Steele: I was reading the internal New York Times study on innovation this Saturday morning [17 May 2014], recommended to me by my virtual CTO Stephen E. Arnold of ArnoldIT. On page 16 it lists the following “Hallmarks of Disruptive Innovators:”11
• introduced by an “outsider,”
• less expensive than existing products,
• targeting underserved or new markets,
• initially inferior to existing products, and
• advanced by an enabling technology.
For a quarter century I’ve focused on trying to help governments reform intelligence, and I now realize that Buckminster Fuller (don’t reform, displace) and Russell Ackoff (stop doing the wrong things righter, do the right thing instead) got it right. It’s time we bury the secret world. GoogleEarth and the Keyhole Markup Language (KML) are a great start that needs to be extended to allow tiling to handle nongeospatial information provided by a mix of world content vendors and crowdsourcing. The secret world lost sight of its constitutional duties and betrayed the public—it’s time for the public to do public intelligence in the public interest.
Berghel: OSI is of keen interest from the standpoint of “survivable journalism”—reporters are besieged these days by National Security Letters threatening prosecution under the Espionage Act of 1917. How might we create an OSINT infrastructure that the few remaining investigative journalists might draw on to add timeliness and accuracy to their reporting without fearing prosecution?
Steele: I share your concern about the prosecution of journalists who get close to doing damage to the deep state and the financial powers behind the deep state. However, of greater concern to me is the absence of responsible holistic analytics with true cost economics. From agriculture to education and energy to family, health, the military, the prison complex, and water, I see gag laws, I see self-censorship, and I see a dumbed-down readership.
For me the engineering challenge of the 21st century is to reboot education, intelligence (decision support), and research simultaneously. How can we create a global “World Brain” and autonomous Internet that can’t be censored or shut down, that puts into any handheld device anywhere the truth about any topic? My 1996 article, “Creating a Smart Nation”12 is still the standard-setter on this topic.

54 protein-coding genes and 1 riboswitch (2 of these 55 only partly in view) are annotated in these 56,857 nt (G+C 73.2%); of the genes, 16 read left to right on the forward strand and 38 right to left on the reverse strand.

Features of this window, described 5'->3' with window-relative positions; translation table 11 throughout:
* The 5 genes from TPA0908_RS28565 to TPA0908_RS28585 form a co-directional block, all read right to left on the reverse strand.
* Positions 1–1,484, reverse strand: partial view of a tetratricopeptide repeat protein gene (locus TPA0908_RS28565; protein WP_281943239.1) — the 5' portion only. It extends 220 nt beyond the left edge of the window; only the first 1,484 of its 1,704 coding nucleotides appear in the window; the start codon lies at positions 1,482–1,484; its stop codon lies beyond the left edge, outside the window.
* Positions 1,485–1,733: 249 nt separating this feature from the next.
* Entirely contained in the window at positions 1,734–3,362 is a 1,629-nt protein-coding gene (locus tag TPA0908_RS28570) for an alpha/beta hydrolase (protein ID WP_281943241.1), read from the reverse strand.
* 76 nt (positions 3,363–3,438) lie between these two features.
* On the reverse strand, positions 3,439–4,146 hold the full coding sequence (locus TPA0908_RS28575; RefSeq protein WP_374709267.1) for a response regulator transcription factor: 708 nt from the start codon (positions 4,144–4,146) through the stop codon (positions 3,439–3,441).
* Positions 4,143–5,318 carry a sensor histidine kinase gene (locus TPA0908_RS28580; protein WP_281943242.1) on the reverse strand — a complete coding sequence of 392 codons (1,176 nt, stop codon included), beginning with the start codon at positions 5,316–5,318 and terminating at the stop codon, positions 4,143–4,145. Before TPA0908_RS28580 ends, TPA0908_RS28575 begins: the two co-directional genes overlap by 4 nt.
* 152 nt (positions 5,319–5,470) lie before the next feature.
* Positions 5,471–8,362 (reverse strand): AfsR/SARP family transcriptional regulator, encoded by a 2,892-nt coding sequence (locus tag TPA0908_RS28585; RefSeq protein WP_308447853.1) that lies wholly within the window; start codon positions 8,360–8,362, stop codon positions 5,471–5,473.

Berghel: So, what might the technical computing community do to support the OSINT movement?
Steele: Embrace the Open Source Everything manifesto. Even if you are working on a proprietary system, code against the day when it will be made open source. Think about the open source ecology. All the stovepipes and proprietary fiefdoms are dying. I wrote an Open Letter to Microsoft that I am happy to share,13 it has most of my technical points and a number of graphics. [Figure 2] is one graphic not in that letter, my technical vision for creating a smart nation.
1. R.D. Steele, “The Ultimate Hack: Re-Inventing Intelligence to Re-Engineer Earth,” blog, 1
Nov. 2010; www.phibetaiota.net/2010/11/2010-the-ultimate-hack-re-inventing-intelligence
2. R.D. Steele, “Intelligence for the President and Everyone Else,” CounterPunch, 1 Mar.
3. R.D. Steele, “Search: Seven Tribes (now Eight Tribes),” blog, 25 Nov. 2009; www.phibetaiota.
4. P.R. Pillar, Intelligence and U.S. Foreign Policy: Iraq, 9/11, and Misguided Reform, Columbia
Univ. Press, 2014.
5. R.D. Steele, “Intelligence with Integrity: Enabling Hybrid Public Governance with Open-
Source Decision-Support,” blog, 18 Jan. 2013; www.phibetaiota.net/2013/01/2013-robert-steele-intelligence-with-integrity-decision-support-in-the-public-interest-book-seeks-donations-for-each-chapter.
6. R.D. Steele, “Hamilton Bean: The Paradox of Open Source: An Interview with Douglas J.
Naquin with Letter from Robert Steele,” blog, 23 Dec. 2013; www.phibetaiota.net/2013/12/
7. R.D. Steele, “Reference (2010): Human Intelligence (HUMINT)—All Humans, All Minds, All
the Time [Full Text Online for Google Translate],” blog, 18 Nov. 2011; www.phibetaiota.
8. “Principle Challenges in Post-Saddam Iraq,” declassified report, CIA Nat’l Intelligence
Council, Jan. 2003; www.foia.cia.gov/sites/default/files/document_conversions/89801/
9. R.D. Steele, Intelligence for Earth: Clarity, Diversity, Integrity, and Sustainabilty, Earth Intelligence Network, 2010.
10. R.D. Steele, The Open Source Everything Manifesto: Transparency, Truth, and Trust,
Evolver Editions, 2012.
11. R.D. Steele, “Stephen E. Arnold: NYT Innovation Report—and They STILL Don’t Get It,” blog, 17 May 2014; www.phibetaiota.net/2014/05/stephen-e-arnold-nyt-innovation-report-and-they-still-dont-get-it.
12. R.D. Steele, “1996 GIQ 13/2 Creating a Smart Nation: Strategy, Policy, Intelligence,
and Information,” blog, 19 Jul. 1995; www.phibetaiota.net/1995/07/1995-giq-132-creating-a-smart-nation-strategy-policy-intelligence-and-information.
13. R.D. Steele, “2014 Robert Steele—an Open Letter,” blog, 3. Feb. 2014, www.phibetaiota.
Hal Berghel is an IEEE and ACM Fellow and a professor of computer science at the University of Nevada, Las Vegas. Contact him at firstname.lastname@example.org.
PDF (6 pages): IEEE Computer Steele Interview As Published